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Catawba College included in Princeton Review’s ‘Green Colleges’

Catawba College News Service

SALISBURY — Catawba College is one of the 375 most environmentally responsible colleges, according to the Princeton Review. The education services company features Catawba in the 2017 edition of its free book, the Princeton Review Guide to 375 Green Colleges. Published Sept. 19, Catawba’s ranking can be accessed at www.princetonreview.com/green-guide.

The Princeton Review chose the schools for this seventh annual edition of its “green guide” based on data from the company’s 2016-17 survey of hundreds of four-year colleges concerning the schools’ commitments to the environment and sustainability. The colleges’ inclusion in the publication was based on “Green Rating” scores (from 60 to 99) that the company tallied in summer 2017 for 629 colleges using data from its 2016-17 survey of school administrators. The survey asked them to report on their school’s sustainability-related policies, practices and programs. More than 25 data points were weighted in the assessment.

Schools with green rating scores of 80 or higher made it into this guide. Most of the schools (362) in this edition are in the U.S. Twelve are in Canada. One is in Egypt.

“We are proud that Catawba achieved a ‘Green Rating’ score of 94 out of 99,” said Catawba President Brien Lewis. “This independent affirmation of our ongoing sustainability efforts on campus is very rewarding to us, and we hope it is also meaningful to prospective students who seek a college with a long-term environmental commitment.”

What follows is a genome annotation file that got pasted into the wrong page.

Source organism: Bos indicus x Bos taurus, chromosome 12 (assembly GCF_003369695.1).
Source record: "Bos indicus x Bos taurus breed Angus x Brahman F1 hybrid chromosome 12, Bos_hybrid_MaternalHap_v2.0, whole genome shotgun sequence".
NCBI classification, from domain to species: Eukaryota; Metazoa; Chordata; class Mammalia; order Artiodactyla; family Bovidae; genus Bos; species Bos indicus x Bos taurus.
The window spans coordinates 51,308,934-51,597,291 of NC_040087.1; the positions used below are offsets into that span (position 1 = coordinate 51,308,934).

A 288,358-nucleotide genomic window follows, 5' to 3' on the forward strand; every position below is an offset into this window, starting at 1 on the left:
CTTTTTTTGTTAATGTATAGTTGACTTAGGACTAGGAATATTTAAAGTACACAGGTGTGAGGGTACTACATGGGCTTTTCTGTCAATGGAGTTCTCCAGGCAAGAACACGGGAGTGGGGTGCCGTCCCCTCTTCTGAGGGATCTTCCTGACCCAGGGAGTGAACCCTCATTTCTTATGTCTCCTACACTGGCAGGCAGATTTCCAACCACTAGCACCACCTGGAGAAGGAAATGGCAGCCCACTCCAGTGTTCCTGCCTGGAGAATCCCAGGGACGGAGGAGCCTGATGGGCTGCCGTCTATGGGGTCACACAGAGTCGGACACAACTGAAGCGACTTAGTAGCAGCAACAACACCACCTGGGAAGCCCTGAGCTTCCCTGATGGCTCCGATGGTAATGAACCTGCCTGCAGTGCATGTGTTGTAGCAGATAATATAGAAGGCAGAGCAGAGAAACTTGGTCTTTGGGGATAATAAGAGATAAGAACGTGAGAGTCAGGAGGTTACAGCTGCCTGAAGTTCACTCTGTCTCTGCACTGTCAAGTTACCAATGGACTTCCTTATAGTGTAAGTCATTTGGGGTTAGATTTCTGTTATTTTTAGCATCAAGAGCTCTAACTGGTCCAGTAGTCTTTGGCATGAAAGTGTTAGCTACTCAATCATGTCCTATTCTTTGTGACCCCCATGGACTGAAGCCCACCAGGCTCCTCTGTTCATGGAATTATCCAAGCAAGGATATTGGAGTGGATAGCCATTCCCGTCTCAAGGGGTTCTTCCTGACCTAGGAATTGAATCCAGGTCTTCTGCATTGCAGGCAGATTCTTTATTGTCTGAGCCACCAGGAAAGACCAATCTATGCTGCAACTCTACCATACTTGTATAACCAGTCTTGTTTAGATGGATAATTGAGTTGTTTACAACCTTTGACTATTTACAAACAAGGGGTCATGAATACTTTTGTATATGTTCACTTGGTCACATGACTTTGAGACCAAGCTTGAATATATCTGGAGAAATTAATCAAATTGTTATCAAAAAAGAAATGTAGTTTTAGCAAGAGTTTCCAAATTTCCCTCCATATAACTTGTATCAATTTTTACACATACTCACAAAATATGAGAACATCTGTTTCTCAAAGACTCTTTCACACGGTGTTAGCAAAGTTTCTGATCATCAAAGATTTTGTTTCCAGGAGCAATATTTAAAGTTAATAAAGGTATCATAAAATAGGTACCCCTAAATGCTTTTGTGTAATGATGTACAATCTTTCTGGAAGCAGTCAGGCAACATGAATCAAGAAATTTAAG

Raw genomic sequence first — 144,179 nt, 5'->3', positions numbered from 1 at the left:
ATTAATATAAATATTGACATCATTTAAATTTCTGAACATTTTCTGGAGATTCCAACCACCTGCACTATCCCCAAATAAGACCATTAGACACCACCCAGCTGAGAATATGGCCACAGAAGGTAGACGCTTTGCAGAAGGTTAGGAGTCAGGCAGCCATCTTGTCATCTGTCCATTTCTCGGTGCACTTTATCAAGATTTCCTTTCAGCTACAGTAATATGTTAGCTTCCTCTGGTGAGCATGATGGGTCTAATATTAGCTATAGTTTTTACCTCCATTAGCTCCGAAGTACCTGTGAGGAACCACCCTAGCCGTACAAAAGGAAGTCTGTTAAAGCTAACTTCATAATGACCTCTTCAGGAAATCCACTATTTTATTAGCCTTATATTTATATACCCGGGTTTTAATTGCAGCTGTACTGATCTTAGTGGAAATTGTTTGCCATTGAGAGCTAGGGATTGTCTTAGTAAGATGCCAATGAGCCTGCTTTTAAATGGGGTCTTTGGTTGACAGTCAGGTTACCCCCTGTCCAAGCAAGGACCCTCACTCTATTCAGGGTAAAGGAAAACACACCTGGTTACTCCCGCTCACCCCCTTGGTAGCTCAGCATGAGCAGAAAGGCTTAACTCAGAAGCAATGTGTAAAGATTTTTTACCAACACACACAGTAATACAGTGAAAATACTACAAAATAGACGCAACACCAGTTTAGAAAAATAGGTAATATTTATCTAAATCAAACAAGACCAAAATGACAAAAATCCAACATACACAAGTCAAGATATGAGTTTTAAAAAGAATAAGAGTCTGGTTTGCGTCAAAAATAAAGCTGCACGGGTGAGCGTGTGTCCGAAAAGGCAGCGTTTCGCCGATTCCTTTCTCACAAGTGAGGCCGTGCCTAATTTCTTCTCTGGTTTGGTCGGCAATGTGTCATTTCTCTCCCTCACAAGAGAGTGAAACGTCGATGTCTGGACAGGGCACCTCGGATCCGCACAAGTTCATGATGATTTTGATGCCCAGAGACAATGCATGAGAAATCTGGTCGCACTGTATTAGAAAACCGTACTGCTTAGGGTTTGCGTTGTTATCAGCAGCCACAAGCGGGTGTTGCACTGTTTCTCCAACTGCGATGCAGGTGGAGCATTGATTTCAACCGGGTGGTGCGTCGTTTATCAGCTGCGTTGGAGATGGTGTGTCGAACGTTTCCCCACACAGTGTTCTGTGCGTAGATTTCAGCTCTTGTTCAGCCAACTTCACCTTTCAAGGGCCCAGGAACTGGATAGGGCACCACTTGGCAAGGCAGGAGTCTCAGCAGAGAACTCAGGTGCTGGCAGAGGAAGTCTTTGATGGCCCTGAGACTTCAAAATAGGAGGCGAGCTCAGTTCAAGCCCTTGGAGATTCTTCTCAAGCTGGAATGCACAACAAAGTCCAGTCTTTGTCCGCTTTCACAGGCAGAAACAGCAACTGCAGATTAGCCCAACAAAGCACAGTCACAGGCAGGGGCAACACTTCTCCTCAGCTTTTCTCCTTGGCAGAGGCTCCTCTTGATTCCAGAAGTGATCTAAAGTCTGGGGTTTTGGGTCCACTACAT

The Princeton Review cites Catawba’s Public GHG inventory plan, its Sustainability Committee and campus bike share program as attributes used to calculate its green rating.

“We strongly recommend Catawba College and the other fine colleges in this guide to the many environmentally-minded students who seek to study and live at green colleges,” said the Princeton Review’s Robert Franek, senior vice president and publisher.

 

Franek noted the growing interest the company has seen among college-bound students in green colleges. “Among more than 10,000 teens and parents who participated in our 2017 College Hopes & Worries Survey, 64% told us that having information about a school’s commitment to the environment would influence their decision to apply to or attend the college.” (A complete report on that survey is at www.princetonreview.com/college-hopes-worries.)

The profiles in The Princeton Review’s Guide to 375 Green Colleges provide information about each school’s admission requirements, cost and financial aid, and student body stats. They also include “Green Facts” about the schools with details on the availability of transportation alternatives at the schools and the percentage of the school food budgets spent on local/organic food.

The Princeton Review first published this guide in 2010. It remains the only free, annually updated downloadable guide to green colleges.

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